This activity was among the most appreciated of the program. One faculty member arrived with 2 pages of dense text; another arrived with a 6-page prompt full of bullet points that included everything from rhetorical constraints to directions on mechanics and formatting. By offering insight into how these would be read and responded to by students, the Fellows could begin to see why they were receiving the kinds of writing by students that, as one Fellow noted, had “plagued” them for years.

It is worth noting that this was our final in-person meeting, as the Covid-19 pandemic transitioned the College to 100% online instruction on March 13th, 2020. After this point, all meetings were held via Zoom.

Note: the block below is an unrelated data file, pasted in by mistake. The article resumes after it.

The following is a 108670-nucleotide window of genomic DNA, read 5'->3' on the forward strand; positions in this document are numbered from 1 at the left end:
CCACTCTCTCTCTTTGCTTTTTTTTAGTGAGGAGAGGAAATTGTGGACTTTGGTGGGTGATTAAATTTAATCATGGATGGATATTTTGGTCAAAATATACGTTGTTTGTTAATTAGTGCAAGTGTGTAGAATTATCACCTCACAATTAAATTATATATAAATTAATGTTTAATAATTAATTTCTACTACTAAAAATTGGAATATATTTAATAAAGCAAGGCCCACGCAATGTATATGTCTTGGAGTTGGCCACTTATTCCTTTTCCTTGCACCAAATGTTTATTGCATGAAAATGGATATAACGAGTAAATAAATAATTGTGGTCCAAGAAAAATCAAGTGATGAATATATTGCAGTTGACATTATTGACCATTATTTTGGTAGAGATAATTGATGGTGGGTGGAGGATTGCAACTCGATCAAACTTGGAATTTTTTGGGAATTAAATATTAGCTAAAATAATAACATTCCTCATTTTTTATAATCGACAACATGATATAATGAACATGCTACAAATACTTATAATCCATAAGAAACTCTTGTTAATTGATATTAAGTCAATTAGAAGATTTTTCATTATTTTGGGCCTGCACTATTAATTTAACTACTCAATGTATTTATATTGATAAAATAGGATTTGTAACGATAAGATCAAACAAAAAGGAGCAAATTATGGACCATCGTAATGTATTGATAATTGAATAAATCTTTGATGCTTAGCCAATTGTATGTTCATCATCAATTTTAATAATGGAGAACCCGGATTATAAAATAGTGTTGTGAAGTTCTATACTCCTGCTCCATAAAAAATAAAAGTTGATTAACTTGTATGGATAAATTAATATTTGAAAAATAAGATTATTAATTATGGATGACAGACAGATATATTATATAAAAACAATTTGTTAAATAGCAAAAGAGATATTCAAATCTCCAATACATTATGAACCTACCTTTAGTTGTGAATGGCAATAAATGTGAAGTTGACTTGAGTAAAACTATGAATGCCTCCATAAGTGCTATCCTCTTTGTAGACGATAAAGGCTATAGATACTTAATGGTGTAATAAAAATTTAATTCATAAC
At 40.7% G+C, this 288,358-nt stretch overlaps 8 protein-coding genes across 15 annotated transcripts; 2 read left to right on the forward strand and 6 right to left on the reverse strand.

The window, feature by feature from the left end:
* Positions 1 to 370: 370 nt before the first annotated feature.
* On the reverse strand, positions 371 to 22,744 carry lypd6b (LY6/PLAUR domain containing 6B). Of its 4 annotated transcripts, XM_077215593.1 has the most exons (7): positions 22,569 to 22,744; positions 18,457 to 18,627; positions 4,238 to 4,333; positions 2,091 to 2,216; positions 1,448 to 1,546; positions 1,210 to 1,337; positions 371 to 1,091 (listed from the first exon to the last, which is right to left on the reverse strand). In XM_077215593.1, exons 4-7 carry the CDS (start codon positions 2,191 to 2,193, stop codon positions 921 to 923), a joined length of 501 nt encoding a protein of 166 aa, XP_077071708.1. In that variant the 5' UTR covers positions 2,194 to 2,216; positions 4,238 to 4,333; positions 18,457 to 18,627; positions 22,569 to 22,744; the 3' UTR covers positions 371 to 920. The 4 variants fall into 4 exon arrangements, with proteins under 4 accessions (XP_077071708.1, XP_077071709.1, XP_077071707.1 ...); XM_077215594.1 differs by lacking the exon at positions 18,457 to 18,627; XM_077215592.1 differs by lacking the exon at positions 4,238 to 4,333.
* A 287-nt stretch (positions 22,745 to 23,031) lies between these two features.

Module 5: Fair writing assessment

Writing assessment was a topic of great concern in the College broadly, and in the Fellows program specifically. What makes an ‘A’ paper an ‘A’ and not a ‘B’? How do we handle grammar and mechanics in student writing? What constitutes a fair assessment of student writing in our disciplinary courses? What about feedback and revision? Though I knew that I would meet with some resistance, I approached this workshop inspired by and drawing off the work of Balester, Carter, Carter et al., Inoue, and Young et al.. Faculty were expected to leave the modules able to:

  • Devise writing assessments that are considerate of diverse learners;

  • Create rubrics or other assessments that are congruent with the assignments; and

  • Compose formative and summative feedback that would be of use to students.